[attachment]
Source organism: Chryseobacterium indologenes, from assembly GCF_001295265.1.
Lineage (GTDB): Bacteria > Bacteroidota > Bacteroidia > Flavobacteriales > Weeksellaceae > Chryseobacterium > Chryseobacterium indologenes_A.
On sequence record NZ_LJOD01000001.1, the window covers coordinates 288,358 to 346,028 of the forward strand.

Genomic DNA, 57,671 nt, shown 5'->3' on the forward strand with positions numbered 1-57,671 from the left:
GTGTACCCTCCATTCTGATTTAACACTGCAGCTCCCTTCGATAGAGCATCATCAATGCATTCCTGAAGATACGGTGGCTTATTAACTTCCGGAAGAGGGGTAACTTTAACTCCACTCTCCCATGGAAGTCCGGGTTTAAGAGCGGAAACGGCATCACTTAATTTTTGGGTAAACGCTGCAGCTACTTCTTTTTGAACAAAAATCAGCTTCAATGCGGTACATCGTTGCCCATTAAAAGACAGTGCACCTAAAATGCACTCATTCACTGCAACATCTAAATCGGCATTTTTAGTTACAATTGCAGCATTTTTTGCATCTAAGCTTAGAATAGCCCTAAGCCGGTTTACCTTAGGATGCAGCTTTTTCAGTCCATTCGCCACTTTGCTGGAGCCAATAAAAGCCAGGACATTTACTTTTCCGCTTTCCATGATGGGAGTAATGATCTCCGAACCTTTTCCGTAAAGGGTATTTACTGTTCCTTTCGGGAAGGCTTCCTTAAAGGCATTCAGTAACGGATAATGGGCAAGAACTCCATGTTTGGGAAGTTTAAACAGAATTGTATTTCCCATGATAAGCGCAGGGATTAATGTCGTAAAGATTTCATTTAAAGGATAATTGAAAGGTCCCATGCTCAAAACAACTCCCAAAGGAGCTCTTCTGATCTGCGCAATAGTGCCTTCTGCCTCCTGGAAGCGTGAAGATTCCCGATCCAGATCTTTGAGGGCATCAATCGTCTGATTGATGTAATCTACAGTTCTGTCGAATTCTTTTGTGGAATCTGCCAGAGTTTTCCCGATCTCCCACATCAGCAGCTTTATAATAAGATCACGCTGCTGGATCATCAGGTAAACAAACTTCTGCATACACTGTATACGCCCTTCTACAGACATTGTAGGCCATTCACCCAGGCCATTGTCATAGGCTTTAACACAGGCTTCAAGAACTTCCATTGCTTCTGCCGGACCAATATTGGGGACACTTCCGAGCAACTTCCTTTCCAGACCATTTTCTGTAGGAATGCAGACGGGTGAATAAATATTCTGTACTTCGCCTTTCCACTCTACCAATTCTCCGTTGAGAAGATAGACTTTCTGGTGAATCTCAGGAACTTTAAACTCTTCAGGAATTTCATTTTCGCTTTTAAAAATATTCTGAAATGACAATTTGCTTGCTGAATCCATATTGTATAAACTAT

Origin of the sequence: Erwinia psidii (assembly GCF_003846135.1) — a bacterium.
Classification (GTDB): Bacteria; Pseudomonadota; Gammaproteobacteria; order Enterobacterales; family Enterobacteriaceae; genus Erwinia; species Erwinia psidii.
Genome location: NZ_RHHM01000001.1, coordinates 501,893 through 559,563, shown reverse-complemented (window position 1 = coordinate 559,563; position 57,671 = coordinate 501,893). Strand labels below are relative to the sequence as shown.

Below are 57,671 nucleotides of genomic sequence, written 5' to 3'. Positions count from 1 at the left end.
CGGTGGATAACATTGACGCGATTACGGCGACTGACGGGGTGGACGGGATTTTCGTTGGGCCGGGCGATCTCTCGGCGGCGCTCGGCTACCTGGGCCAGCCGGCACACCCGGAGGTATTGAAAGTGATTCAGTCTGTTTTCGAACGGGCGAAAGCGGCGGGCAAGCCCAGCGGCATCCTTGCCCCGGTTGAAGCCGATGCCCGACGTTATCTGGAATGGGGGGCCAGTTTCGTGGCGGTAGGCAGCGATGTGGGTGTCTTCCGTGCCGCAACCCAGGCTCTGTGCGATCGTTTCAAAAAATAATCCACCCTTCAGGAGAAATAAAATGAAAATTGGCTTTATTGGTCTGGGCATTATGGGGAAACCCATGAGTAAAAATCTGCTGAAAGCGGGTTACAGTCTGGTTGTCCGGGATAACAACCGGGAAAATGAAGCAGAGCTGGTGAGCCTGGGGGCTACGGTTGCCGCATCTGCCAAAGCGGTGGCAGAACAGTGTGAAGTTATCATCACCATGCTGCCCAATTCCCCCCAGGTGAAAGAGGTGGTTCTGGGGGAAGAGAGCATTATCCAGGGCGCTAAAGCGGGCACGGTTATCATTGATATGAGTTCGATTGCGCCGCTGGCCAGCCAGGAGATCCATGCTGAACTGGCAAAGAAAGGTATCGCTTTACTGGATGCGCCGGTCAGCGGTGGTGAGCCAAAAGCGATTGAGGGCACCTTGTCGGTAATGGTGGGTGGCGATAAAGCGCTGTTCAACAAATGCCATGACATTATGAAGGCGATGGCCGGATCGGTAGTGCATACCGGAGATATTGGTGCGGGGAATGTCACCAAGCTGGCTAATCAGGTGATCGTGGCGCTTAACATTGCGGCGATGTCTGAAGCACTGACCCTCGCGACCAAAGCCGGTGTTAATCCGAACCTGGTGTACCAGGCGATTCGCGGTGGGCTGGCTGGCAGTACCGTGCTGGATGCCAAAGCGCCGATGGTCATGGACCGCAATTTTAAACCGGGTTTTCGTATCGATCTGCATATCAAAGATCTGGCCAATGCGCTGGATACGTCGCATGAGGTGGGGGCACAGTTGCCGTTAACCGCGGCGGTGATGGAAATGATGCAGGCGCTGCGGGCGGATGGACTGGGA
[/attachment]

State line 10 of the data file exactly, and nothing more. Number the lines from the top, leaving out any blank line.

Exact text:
CGGTGGATAACATTGACGCGATTACGGCGACTGACGGGGTGGACGGGATTTTCGTTGGGCCGGGCGATCTCTCGGCGGCGCTCGGCTACCTGGGCCAGCCGGCACACCCGGAGGTATTGAAAGTGATTCAGTCTGTTTTCGAACGGGCGAAAGCGGCGGGCAAGCCCAGCGGCATCCTTGCCCCGGTTGAAGCCGATGCCCGACGTTATCTGGAATGGGGGGCCAGTTTCGTGGCGGTAGGCAGCGATGTGGGTGTCTTCCGTGCCGCAACCCAGGCTCTGTGCGATCGTTTCAAAAAATAATCCACCCTTCAGGAGAAATAAAATGAAAATTGGCTTTATTGGTCTGGGCATTATGGGGAAACCCATGAGTAAAAATCTGCTGAAAGCGGGTTACAGTCTGGTTGTCCGGGATAACAACCGGGAAAATGAAGCAGAGCTGGTGAGCCTGGGGGCTACGGTTGCCGCATCTGCCAAAGCGGTGGCAGAACAGTGTGAAGTTATCATCACCATGCTGCCCAATTCCCCCCAGGTGAAAGAGGTGGTTCTGGGGGAAGAGAGCATTATCCAGGGCGCTAAAGCGGGCACGGTTATCATTGATATGAGTTCGATTGCGCCGCTGGCCAGCCAGGAGATCCATGCTGAACTGGCAAAGAAAGGTATCGCTTTACTGGATGCGCCGGTCAGCGGTGGTGAGCCAAAAGCGATTGAGGGCACCTTGTCGGTAATGGTGGGTGGCGATAAAGCGCTGTTCAACAAATGCCATGACATTATGAAGGCGATGGCCGGATCGGTAGTGCATACCGGAGATATTGGTGCGGGGAATGTCACCAAGCTGGCTAATCAGGTGATCGTGGCGCTTAACATTGCGGCGATGTCTGAAGCACTGACCCTCGCGACCAAAGCCGGTGTTAATCCGAACCTGGTGTACCAGGCGATTCGCGGTGGGCTGGCTGGCAGTACCGTGCTGGATGCCAAAGCGCCGATGGTCATGGACCGCAATTTTAAACCGGGTTTTCGTATCGATCTGCATATCAAAGATCTGGCCAATGCGCTGGATACGTCGCATGAGGTGGGGGCACAGTTGCCGTTAACCGCGGCGGTGATGGAAATGATGCAGGCGCTGCGGGCGGATGGACTGGGA